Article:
LONDON: The UK government on Friday announced to put people who share so-called 'deepfakes -- explicit images or videos manipulated to look like someone without their consent -- behind bars.
Under a planned amendment to the Online Safety Bill to protect women and girls, such offenders will be among those to be specifically criminalised for the first time and face potential time behind bars.
The government will also bring forward a package of additional laws to tackle a range of abusive behaviour including the installation of equipment, such as hidden cameras, to take or record images of someone without their consent, the Ministry of Justice said in a statement.
"This will deliver on Prime Minister Rishi Sunak's pledge to criminalise the practice, in line with previous measures this government has taken to outlaw 'upskirting'," the ministry added.
"We must do more to protect women and girls, from people who take or manipulate intimate photos in order to hound or humiliate them. Our changes will give police and prosecutors the powers they need to bring these cowards to justice and safeguard women and girls from such vile abuse," said Deputy Prime Minister and Secretary of State for Justice, Dominic Raab.
The law recognises that intimate image abuse is harmful and wrong and these reforms will build on government action to address the ever-evolving nature of these problems in the digital era.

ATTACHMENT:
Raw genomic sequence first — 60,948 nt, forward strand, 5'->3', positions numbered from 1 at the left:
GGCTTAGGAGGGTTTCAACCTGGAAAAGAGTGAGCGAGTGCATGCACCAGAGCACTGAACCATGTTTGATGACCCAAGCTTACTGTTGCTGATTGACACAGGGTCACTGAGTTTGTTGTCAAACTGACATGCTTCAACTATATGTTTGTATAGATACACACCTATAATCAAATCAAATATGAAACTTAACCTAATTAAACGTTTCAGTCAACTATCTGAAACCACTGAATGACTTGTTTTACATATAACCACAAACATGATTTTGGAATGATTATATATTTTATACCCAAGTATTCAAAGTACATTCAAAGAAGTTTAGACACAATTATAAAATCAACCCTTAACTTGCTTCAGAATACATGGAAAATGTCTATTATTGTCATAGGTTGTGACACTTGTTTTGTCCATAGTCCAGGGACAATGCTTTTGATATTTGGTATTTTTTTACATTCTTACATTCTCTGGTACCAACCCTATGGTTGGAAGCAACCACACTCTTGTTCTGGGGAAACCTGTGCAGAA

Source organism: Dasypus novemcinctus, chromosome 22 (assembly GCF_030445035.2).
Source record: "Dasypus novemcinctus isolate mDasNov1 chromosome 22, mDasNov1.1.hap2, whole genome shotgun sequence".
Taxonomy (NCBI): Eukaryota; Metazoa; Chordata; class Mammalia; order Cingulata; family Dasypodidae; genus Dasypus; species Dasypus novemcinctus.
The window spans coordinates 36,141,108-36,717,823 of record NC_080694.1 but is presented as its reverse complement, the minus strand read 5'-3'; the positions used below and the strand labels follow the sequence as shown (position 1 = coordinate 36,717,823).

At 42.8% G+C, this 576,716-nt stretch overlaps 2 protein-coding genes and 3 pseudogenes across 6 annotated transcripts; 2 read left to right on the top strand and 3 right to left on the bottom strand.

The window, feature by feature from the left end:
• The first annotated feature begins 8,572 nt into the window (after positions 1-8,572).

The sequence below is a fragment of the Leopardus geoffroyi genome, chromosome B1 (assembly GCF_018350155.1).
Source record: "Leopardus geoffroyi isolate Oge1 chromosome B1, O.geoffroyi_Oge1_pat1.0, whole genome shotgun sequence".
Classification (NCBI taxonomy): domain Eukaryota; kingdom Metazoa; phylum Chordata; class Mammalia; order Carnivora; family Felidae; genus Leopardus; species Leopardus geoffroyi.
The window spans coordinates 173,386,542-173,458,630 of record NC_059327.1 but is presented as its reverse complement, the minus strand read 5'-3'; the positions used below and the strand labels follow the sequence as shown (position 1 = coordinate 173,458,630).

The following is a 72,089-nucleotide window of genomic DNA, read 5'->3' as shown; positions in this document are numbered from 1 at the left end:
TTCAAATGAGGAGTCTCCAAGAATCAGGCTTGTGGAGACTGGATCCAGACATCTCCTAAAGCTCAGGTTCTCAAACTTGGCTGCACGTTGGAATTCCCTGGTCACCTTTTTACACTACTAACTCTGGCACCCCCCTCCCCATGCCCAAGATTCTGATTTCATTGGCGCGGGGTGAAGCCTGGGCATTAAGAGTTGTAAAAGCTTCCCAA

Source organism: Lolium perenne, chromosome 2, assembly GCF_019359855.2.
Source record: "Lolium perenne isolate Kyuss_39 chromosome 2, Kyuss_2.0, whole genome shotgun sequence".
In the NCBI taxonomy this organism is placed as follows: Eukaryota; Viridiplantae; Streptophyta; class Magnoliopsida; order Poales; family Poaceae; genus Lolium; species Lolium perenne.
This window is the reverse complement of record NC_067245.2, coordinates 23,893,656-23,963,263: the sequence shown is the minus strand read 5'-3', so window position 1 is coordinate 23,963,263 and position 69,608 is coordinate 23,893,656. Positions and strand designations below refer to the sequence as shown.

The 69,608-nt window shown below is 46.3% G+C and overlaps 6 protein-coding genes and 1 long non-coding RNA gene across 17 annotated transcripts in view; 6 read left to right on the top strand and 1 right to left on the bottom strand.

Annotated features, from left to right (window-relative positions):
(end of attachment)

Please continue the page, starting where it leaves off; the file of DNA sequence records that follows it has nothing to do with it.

The government has taken steps to update offences that tackle "revenge pornography" and voyeurism, which are used to deal with intimate image abuse alongside other offences such as harassment, malicious communications, blackmail, and "coercive or controlling behaviour".
"I welcome these moves by the government which aim to make victims and survivors safer online, on the streets and in their own homes," said Domestic Abuse Commissioner, Nicole Jacobs.
The package of reforms follows growing global concerns around the abuse of new technology, including the increased prevalence of "deepfakes".
These typically involve the use of editing software to make and share fake images or videos of a person without their consent, which are often pornographic in nature. A website that virtually strips women naked received 38 million hits in the first 8 months of 2021.